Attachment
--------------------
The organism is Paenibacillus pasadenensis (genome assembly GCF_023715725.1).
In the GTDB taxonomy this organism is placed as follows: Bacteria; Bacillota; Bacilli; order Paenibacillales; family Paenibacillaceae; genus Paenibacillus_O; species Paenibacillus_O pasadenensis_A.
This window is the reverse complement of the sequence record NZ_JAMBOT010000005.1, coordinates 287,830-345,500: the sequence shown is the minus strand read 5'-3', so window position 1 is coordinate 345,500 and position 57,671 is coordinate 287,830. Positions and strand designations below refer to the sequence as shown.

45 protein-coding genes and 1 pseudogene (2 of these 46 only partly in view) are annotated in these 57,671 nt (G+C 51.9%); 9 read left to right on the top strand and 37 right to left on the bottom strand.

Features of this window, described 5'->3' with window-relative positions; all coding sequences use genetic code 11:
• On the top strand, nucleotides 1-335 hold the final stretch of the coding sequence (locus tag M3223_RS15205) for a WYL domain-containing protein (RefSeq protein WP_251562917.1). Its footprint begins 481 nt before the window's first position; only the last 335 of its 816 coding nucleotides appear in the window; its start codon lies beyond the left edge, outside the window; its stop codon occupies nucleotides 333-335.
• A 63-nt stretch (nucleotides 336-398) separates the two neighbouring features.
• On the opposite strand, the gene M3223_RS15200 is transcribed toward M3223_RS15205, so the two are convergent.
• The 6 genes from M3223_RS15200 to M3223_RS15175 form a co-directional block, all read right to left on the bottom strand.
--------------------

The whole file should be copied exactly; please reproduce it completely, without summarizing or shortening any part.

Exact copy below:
The organism is Paenibacillus pasadenensis (genome assembly GCF_023715725.1).
In the GTDB taxonomy this organism is placed as follows: Bacteria; Bacillota; Bacilli; order Paenibacillales; family Paenibacillaceae; genus Paenibacillus_O; species Paenibacillus_O pasadenensis_A.
This window is the reverse complement of the sequence record NZ_JAMBOT010000005.1, coordinates 287,830-345,500: the sequence shown is the minus strand read 5'-3', so window position 1 is coordinate 345,500 and position 57,671 is coordinate 287,830. Positions and strand designations below refer to the sequence as shown.

45 protein-coding genes and 1 pseudogene (2 of these 46 only partly in view) are annotated in these 57,671 nt (G+C 51.9%); 9 read left to right on the top strand and 37 right to left on the bottom strand.

Features of this window, described 5'->3' with window-relative positions; all coding sequences use genetic code 11:
• On the top strand, nucleotides 1-335 hold the final stretch of the coding sequence (locus tag M3223_RS15205) for a WYL domain-containing protein (RefSeq protein WP_251562917.1). Its footprint begins 481 nt before the window's first position; only the last 335 of its 816 coding nucleotides appear in the window; its start codon lies beyond the left edge, outside the window; its stop codon occupies nucleotides 333-335.
• A 63-nt stretch (nucleotides 336-398) separates the two neighbouring features.
• On the opposite strand, the gene M3223_RS15200 is transcribed toward M3223_RS15205, so the two are convergent.
• The 6 genes from M3223_RS15200 to M3223_RS15175 form a co-directional block, all read right to left on the bottom strand.